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Austrian leader hopes Brexit can be reversed after Commons setback

The Austrian chancellor, Christian Kern, has spoken of his hopes that Brexit can be reversed after Theresa May's defeat over the UK parliament's right to have a meaningful vote on the European Union withdrawal Bill.

News of the prime minister's setback provoked a mixed response among the leaders of 27 member states arriving for an EU summit on Thursday, with concerns that it could complicate Brexit negotiations.
Arriving later at the summit, after attending a memorial to those who died in the Grenfell tower fire, May said her government was still on course to deliver Brexit. "I am disappointed with the amendment but actually the EU withdrawal Bill is making good progress through the House of Commons," she said. However, Kern told reporters he held out hope that Britain would change its mind about leaving the bloc.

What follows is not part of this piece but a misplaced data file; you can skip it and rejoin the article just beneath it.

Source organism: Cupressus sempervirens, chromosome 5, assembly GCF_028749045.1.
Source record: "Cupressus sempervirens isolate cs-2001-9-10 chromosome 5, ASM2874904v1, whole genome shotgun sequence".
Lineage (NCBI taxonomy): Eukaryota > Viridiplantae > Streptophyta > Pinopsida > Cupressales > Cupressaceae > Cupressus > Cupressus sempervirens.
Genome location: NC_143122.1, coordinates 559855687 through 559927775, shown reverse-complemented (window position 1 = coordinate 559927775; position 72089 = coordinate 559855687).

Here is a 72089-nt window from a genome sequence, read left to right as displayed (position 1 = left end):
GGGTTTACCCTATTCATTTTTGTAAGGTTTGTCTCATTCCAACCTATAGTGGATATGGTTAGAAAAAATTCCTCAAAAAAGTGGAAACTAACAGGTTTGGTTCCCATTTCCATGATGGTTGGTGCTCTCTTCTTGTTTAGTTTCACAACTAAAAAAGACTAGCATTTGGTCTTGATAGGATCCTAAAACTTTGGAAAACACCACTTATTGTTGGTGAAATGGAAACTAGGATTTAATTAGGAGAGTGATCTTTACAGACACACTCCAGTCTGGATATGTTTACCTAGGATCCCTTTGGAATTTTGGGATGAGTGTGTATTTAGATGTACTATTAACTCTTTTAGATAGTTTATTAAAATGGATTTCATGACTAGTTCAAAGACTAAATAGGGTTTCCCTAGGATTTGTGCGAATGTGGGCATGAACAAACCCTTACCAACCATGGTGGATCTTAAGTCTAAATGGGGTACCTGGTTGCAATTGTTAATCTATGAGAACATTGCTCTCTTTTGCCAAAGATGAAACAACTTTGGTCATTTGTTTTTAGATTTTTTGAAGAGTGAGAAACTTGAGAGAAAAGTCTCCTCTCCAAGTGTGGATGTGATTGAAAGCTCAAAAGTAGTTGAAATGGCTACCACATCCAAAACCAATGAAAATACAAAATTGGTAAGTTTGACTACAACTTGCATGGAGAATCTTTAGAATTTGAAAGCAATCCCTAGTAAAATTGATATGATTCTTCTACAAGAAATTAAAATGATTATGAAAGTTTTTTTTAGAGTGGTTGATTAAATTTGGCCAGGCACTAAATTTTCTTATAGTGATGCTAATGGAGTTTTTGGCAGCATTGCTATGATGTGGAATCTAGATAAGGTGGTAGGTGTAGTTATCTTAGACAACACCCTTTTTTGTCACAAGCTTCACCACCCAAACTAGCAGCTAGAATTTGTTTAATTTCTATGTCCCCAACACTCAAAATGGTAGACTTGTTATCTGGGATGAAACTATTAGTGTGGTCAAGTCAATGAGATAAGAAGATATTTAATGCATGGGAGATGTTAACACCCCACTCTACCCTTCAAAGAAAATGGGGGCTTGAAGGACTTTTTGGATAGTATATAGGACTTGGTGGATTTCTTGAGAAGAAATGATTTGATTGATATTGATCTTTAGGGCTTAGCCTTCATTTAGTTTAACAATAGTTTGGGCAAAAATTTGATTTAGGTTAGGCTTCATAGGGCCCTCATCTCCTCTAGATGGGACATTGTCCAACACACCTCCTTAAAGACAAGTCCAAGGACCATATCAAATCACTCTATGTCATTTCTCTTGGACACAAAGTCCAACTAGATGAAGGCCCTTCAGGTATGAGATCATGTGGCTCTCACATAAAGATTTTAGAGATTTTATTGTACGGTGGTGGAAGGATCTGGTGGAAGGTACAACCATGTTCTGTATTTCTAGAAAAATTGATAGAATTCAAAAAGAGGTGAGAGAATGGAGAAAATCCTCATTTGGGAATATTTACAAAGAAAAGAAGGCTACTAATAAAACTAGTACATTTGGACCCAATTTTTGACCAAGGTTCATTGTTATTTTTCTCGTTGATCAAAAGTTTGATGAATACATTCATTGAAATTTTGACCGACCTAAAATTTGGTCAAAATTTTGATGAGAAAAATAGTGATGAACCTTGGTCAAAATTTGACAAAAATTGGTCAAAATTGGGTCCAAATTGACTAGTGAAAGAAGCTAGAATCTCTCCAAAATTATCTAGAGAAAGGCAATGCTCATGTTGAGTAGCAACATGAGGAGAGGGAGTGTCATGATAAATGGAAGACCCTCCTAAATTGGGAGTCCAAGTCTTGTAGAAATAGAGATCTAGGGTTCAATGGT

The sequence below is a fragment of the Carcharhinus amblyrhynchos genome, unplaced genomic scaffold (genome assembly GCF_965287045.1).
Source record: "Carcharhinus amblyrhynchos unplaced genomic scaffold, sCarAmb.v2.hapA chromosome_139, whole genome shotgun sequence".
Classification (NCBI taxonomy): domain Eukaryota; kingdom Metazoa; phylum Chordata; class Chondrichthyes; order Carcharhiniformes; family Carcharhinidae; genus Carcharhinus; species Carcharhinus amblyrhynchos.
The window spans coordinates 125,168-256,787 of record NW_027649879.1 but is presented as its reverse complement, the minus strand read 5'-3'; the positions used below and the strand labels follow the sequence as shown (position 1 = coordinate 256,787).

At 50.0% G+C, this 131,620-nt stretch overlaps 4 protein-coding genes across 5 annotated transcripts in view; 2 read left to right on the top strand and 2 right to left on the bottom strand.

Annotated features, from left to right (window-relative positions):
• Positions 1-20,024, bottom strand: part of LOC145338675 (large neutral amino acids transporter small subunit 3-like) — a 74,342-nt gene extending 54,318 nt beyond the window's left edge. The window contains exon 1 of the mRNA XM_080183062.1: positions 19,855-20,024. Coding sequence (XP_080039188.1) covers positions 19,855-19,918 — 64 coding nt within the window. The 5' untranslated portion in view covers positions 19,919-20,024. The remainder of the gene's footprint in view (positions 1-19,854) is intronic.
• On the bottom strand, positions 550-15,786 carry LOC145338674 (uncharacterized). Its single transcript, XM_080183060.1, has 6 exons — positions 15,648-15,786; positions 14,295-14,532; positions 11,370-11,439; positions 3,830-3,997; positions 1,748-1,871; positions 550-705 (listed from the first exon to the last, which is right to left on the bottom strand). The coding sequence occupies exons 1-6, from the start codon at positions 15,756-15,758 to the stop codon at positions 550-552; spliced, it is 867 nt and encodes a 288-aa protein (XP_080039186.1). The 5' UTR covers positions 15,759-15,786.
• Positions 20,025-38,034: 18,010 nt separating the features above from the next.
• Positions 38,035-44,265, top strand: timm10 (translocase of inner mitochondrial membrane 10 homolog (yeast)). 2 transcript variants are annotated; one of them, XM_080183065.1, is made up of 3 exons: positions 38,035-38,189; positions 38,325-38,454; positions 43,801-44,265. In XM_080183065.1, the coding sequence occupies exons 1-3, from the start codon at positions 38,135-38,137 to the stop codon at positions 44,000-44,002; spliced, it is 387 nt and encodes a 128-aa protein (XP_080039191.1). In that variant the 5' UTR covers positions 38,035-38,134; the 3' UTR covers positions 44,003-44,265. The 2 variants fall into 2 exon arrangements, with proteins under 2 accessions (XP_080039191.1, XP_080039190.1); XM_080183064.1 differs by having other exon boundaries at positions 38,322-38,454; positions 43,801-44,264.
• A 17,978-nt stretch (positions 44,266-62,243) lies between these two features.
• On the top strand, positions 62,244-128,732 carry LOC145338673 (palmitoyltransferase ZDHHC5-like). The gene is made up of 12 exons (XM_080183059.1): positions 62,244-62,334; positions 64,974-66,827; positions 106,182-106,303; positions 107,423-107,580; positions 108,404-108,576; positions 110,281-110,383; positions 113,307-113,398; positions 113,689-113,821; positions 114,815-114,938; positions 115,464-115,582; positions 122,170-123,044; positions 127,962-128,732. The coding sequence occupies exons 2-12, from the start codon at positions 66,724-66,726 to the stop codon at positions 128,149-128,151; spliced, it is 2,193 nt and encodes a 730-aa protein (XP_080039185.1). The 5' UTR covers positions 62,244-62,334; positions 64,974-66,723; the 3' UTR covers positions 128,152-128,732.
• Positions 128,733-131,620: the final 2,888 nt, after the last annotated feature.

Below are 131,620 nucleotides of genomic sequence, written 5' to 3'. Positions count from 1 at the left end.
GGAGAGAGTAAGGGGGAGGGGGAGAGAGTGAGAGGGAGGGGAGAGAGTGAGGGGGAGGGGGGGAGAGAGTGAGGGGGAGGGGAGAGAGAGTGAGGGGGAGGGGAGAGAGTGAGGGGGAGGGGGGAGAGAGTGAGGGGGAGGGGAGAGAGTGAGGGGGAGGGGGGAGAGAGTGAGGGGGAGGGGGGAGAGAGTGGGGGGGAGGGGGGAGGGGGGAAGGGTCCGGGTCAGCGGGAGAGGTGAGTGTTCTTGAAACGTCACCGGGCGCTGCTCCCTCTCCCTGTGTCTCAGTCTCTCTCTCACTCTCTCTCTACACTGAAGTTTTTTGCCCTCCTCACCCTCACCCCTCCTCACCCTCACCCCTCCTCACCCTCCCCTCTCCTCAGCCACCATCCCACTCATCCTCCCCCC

"I hope that it [Brexit] could be reversed because there will be a lot of big issues and challenges that will not be easy to solve," he said. "There will be a lot of tensions in the domestic political area in Great Britain."
MPs voted 309 votes to 305 on Wednesday night to limit ministers' power to make sweeping changes to the law before parliament has approved a Brexit deal. May is expected to explain to EU leaders over dinner on Thursday night how the defeat will impact on her ability to negotiate. Xavier Bettel, Luxembourg's prime minister, said he respected Wednesday's vote but added it "doesn't help a lot" given the need for swift decisions from Downing Street in the second phase of the negotiations on trade and a potential transition period. The EU leaders are expected to rule at a meeting on Friday that sufficient progress on the first phase of Brexit talks has been made, to allow the talks to widen. Bettel said: "We have to respect [the vote], but we have an agenda, so this makes it even shorter for Theresa May's government to make proposals." The Dutch PM, Mark Rutte, whose country is an advocate for a close relationship with the UK post-Brexit, was among those who praised May. But he called on her to swiftly set out a vision of the future to allow substantive talks on trade to start.
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